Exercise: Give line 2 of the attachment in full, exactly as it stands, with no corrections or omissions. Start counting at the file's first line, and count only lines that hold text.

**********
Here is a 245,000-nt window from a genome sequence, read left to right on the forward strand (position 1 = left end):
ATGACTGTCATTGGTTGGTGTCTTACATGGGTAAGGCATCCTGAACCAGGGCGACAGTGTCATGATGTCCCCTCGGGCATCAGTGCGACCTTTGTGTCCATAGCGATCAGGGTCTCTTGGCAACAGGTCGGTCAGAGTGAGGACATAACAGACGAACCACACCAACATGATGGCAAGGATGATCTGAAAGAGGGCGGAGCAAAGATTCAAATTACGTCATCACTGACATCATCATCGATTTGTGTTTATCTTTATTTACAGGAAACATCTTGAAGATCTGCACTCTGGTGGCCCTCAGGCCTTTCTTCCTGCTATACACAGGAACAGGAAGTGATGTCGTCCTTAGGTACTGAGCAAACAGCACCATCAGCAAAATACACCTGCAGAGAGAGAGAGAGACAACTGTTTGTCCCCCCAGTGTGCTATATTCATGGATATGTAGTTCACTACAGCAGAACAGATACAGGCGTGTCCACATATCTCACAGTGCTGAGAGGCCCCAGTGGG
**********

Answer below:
ATGACTGTCATTGGTTGGTGTCTTACATGGGTAAGGCATCCTGAACCAGGGCGACAGTGTCATGATGTCCCCTCGGGCATCAGTGCGACCTTTGTGTCCATAGCGATCAGGGTCTCTTGGCAACAGGTCGGTCAGAGTGAGGACATAACAGACGAACCACACCAACATGATGGCAAGGATGATCTGAAAGAGGGCGGAGCAAAGATTCAAATTACGTCATCACTGACATCATCATCGATTTGTGTTTATCTTTATTTACAGGAAACATCTTGAAGATCTGCACTCTGGTGGCCCTCAGGCCTTTCTTCCTGCTATACACAGGAACAGGAAGTGATGTCGTCCTTAGGTACTGAGCAAACAGCACCATCAGCAAAATACACCTGCAGAGAGAGAGAGAGACAACTGTTTGTCCCCCCAGTGTGCTATATTCATGGATATGTAGTTCACTACAGCAGAACAGATACAGGCGTGTCCACATATCTCACAGTGCTGAGAGGCCCCAGTGGG